As a part of the transformation of an abandoned public school building into an affordable haven for aspiring artists in the heart of New York City, Imperial Flooring Systems was tasked with installing an epoxy terrazzo flooring system in the entrance and main corridors of the 116-year-old facility.
Building a Better Substrate
El Barrio’s Artspace PS109 is a community-driven project in East Harlem that turned a derelict five-story building into a thriving artistic center where artists can live and work in an affordable yet inspiring space. The facility has 89 units of live/work housing for artists and their families with a resident gallery and areas for arts and cultural organizations. “We were happy to come in and work with Monadnock Construction Co., the general contractor, to solve El Barrio Artspace’s flooring issues,” said Evan Tarabocchia, president of Imperial Flooring Systems.
The main challenge for the crew was the poor condition of the existing substrate. According to Tarabocchia, the substrate was gypsum-based underlayment and was not suitable for the proper adhesion of an epoxy terrazzo system. “Epoxy terrazzo systems are ideally applied on concrete or very secure plywood. The gypsum was too soft and weak for us to move forward with the installation. We had to first build a better substrate using wire lath and a sand/epoxy underlayment,” explained Tarabocchia.
Prior to laying down the wire lath (or mesh), the Imperial Flooring Systems crew had to prepare the gypsum by diamond grinding and aggressively sanding the areas. Once the prep was complete, the Imperial team brought in the wire lath for the next step in the process. According to Tarabocchia, the wire lath is the same product that is typically used in tile installation. “We purchased the wire lath from a local supplier, Imperial Tile and Marble, and then stapled it to the gypsum substrate. The fact that the substrate would accept staples really illustrates the softness of the existing gypsum-based surface,” said Tarabocchia.
With the wire lath in place, the crew then got to work applying the epoxy and sand underlayment. Using Key Resin’s Triple X product, a 100 percent solids mixture with sand and marble aggregate, the team trowel applied 3/4 to 4 inches (2–10 cm) of the mortar-like mixture. “There were a lot of elevation issues with the floor, so the thickness varied a great deal from area to area. The Key Resin product we used is specifically designed for floor leveling,” explained Tarabocchia.
Time for the Terrazzo
After the installation of the new substrate, it was finally time for the application of the epoxy terrazzo flooring system. The first step in the process was to lay down metal strips to create the desired geometrical design on the floor. According to Tarabocchia, these strips are typically either aluminum or zinc and are often used for color separation in terrazzo floor design, as well as the layout of patterns. “The strips we used for the El Barrio Artspace job were zinc and were supplied by Manhattan American Terrazzo Strip Company. They were all 3/8-inches [1 cm] thick but had varying top width thicknesses, anywhere from 1/16 inches to 1/4 inches [0.2–0.6 cm],” said Tarabocchia. In addition to creating a design feature, the zinc strips also helped to satisfy the structural requirements for the surface, strengthening control and support joints.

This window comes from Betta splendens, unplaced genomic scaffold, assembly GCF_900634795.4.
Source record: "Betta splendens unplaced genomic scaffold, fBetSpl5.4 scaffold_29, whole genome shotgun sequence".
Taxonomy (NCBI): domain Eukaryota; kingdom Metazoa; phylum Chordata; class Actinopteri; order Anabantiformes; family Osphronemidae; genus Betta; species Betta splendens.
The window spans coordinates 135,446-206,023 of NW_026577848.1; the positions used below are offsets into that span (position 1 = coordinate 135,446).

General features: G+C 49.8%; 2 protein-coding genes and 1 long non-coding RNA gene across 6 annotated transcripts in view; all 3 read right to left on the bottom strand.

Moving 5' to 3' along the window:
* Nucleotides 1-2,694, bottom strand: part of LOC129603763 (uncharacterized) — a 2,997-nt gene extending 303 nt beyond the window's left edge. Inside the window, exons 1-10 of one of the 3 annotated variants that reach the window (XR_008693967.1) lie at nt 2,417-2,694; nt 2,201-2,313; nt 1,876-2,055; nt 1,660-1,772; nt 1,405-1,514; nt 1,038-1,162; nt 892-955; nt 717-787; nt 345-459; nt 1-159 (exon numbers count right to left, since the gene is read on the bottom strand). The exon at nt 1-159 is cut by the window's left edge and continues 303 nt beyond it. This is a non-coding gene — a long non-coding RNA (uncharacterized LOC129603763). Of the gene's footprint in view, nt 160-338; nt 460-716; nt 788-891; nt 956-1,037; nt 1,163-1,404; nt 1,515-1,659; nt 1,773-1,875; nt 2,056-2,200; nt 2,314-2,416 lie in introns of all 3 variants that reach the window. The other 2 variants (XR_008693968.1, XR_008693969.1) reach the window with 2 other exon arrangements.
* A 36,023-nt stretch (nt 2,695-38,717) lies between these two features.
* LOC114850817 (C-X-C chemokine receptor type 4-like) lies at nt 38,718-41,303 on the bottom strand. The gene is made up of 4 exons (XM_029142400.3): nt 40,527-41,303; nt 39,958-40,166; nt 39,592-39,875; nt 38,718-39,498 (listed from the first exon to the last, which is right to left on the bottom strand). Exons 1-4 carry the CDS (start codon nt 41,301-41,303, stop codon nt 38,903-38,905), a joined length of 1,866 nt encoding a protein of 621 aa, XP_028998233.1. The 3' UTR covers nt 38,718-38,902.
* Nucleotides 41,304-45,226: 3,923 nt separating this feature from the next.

The crew then began the installation of the epoxy terrazzo system, trowel-applying Key Resin 108, a two-component epoxy resin system, at a thickness of 3/8 inches (1 cm). Prior to the application, marble aggregate, as well as glass and mirror chips, were added to the epoxy mixture. “We were asked to include recycled materials in the epoxy terrazzo matrix. Thirty percent of the aggregate used was recycled green/blue glass and mirror chips. It definitely gave the floor some sparkle,” said Tarabocchia. All aggregate was supplied to Imperial Flooring Systems by Arim, Inc.
Before the floor was ready for its debut, the crew had to do some serious grinding. The first stage was what Taraboccia calls a “rough grinding,” an aggressive process using Terrco grinders that exposes all the stone and chip that is in the terrazzo system. For the next step, the entire floor is ground again, but this time using a finer grinding stone to eliminate scratches. “Finally, we polished the floor using a Mastercraft polishing tool and 200-grit polishing pads. This final step polishes, seals, and brings up the floor,” said Tarabocchia.
Overall, this 4,300-square-foot (400 m²) project took almost two months to complete. “There were two phases of the job. We did all the prep, installed the underlayment and the epoxy terrazzo, and demobilized. We then remobilized to do the final polish,” said Tarabocchia. Depending on the task at hand on a particular day, his crew size ranged from three to five members.
Because the entire building was under construction, Tarabocchia and his crew had to work around many other trades, making coordination a key to the job’s success. “We had to break up the job into a few different areas. Each section took about two weeks to complete,” said Tarabocchia. In addition to coordination with other trades, the nature of working on an active construction site required that the crew wear hardhats and work boots, as well as the usual dust masks, respirators, safety glasses, and ear plugs.
All in all, Tarabocchia is thrilled that he and his team were able to solve the flooring challenges of this unique building. “We came in and built a new substrate, leveled out uneven floors, and installed a beautiful and functional epoxy terrazzo system that the general contractor and the client are pleased with — I’d call that a success,” said Taraboccia.